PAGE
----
THE PAIN PARADOX from “Trauma Sensitive Mindfulness”. Part 2


Yet doctors were also open to the idea. Each of them had patients they couldn’t cure and who were resistant to conventional treatment approaches. Doctors and their patients had little to lose.


The first MBSR studies thus began with those who were suffering from chronic pain.


Kabat-Zinn wanted to see whether they could mobilize their own internal responses to the suffering they were experiencing.



We invited them, paradoxically,” he said, “to put the welcome mat out for whatever sensations they were experiencing,



just to see if they could attend to them moment by moment and ‘befriend’ the actuality of their experience, even briefly.”



The results were successful. Patients found that their relationship to pain shifted positively when they practiced mindfulness.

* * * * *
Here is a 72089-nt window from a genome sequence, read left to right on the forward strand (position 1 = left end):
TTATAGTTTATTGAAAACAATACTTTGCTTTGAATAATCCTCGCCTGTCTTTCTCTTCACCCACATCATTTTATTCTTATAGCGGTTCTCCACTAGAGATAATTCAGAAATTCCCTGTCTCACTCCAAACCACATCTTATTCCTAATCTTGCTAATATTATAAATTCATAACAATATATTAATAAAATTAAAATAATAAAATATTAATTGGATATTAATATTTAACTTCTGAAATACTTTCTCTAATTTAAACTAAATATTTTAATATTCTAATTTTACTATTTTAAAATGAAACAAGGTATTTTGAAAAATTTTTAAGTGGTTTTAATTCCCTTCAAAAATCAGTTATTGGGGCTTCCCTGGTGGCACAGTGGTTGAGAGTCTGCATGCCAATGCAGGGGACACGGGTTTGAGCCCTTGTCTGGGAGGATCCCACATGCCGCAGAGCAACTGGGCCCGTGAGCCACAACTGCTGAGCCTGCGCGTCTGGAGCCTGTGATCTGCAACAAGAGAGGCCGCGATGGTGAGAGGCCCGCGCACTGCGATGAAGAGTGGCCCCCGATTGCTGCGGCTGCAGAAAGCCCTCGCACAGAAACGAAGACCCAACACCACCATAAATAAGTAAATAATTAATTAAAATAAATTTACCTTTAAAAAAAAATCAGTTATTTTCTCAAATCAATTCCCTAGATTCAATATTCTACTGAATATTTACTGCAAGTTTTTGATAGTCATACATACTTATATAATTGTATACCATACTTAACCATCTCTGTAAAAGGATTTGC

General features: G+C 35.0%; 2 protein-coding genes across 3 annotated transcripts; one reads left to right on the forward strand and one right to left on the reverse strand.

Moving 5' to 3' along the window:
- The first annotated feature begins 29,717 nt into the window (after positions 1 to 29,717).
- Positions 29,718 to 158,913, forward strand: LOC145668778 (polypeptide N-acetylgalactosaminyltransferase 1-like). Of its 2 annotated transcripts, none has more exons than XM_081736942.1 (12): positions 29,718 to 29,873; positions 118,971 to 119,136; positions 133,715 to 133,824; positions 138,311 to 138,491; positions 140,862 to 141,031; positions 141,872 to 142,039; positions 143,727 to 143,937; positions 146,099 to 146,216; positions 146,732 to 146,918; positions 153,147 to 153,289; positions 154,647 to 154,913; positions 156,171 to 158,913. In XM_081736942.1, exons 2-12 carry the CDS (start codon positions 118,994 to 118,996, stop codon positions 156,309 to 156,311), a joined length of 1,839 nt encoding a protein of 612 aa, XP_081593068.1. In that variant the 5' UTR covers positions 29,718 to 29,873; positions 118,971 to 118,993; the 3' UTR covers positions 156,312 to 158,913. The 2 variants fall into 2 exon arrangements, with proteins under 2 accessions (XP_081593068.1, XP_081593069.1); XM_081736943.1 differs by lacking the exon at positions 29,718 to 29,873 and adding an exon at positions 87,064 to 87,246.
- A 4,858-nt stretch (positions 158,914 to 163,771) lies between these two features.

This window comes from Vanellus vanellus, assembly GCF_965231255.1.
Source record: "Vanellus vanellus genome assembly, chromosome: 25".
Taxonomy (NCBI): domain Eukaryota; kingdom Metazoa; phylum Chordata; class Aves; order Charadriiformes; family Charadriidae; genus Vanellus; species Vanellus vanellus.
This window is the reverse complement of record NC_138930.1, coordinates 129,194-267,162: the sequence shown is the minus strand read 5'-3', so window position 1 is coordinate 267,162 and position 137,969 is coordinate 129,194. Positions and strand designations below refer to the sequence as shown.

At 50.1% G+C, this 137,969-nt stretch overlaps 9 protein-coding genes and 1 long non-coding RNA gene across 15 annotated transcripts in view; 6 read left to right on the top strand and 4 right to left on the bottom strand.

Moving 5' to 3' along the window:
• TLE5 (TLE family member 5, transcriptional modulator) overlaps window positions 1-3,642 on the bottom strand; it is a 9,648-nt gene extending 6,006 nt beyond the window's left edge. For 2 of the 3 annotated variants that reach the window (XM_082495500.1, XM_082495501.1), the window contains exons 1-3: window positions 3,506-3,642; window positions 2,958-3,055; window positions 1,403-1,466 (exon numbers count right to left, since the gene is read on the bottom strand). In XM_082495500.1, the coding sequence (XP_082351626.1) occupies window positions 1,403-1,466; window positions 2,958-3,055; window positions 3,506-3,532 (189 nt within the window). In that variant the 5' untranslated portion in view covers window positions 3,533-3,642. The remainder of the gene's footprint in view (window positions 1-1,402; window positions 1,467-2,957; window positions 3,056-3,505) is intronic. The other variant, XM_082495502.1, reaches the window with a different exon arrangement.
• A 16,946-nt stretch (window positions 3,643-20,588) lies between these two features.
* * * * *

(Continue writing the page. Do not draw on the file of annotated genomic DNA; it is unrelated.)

At times, their pain even disappeared.



Patients also reported discovering that the vexing sensations that lived inside them were transient and shifting.


Rather than being constant throughout their day, the pain was shifting over time—a huge realization for those who felt perpetually burdened by their bodies.



Mindfulness was helping people relate to their pain differently.



For some, it was even opening a door to a freedom they had forgotten or had previously not known.

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